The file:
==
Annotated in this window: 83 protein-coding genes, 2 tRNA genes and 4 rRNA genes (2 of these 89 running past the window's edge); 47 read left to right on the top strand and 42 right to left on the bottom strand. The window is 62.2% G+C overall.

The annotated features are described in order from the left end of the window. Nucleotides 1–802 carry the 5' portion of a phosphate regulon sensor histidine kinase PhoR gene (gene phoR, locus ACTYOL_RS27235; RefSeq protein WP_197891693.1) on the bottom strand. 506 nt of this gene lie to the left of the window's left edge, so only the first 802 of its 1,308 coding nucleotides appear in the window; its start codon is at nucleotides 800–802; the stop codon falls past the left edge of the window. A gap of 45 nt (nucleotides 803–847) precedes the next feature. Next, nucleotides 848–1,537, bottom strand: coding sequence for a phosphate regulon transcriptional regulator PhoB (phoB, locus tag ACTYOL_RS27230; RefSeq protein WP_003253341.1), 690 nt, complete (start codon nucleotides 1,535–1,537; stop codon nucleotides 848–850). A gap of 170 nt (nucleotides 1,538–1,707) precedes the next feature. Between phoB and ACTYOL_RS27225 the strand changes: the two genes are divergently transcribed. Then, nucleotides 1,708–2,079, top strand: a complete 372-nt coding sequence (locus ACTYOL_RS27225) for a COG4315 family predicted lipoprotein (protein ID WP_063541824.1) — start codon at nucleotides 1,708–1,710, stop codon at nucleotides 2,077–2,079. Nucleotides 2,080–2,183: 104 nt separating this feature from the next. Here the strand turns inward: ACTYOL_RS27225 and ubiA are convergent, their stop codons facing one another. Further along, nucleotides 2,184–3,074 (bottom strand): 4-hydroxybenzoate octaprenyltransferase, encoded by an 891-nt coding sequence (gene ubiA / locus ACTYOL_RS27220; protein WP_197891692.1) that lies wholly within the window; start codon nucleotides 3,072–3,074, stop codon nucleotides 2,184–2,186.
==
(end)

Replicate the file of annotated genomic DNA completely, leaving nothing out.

Annotated in this window: 83 protein-coding genes, 2 tRNA genes and 4 rRNA genes (2 of these 89 running past the window's edge); 47 read left to right on the top strand and 42 right to left on the bottom strand. The window is 62.2% G+C overall.

The annotated features are described in order from the left end of the window. Nucleotides 1–802 carry the 5' portion of a phosphate regulon sensor histidine kinase PhoR gene (gene phoR, locus ACTYOL_RS27235; RefSeq protein WP_197891693.1) on the bottom strand. 506 nt of this gene lie to the left of the window's left edge, so only the first 802 of its 1,308 coding nucleotides appear in the window; its start codon is at nucleotides 800–802; the stop codon falls past the left edge of the window. A gap of 45 nt (nucleotides 803–847) precedes the next feature. Next, nucleotides 848–1,537, bottom strand: coding sequence for a phosphate regulon transcriptional regulator PhoB (phoB, locus tag ACTYOL_RS27230; RefSeq protein WP_003253341.1), 690 nt, complete (start codon nucleotides 1,535–1,537; stop codon nucleotides 848–850). A gap of 170 nt (nucleotides 1,538–1,707) precedes the next feature. Between phoB and ACTYOL_RS27225 the strand changes: the two genes are divergently transcribed. Then, nucleotides 1,708–2,079, top strand: a complete 372-nt coding sequence (locus ACTYOL_RS27225) for a COG4315 family predicted lipoprotein (protein ID WP_063541824.1) — start codon at nucleotides 1,708–1,710, stop codon at nucleotides 2,077–2,079. Nucleotides 2,080–2,183: 104 nt separating this feature from the next. Here the strand turns inward: ACTYOL_RS27225 and ubiA are convergent, their stop codons facing one another. Further along, nucleotides 2,184–3,074 (bottom strand): 4-hydroxybenzoate octaprenyltransferase, encoded by an 891-nt coding sequence (gene ubiA / locus ACTYOL_RS27220; protein WP_197891692.1) that lies wholly within the window; start codon nucleotides 3,072–3,074, stop codon nucleotides 2,184–2,186.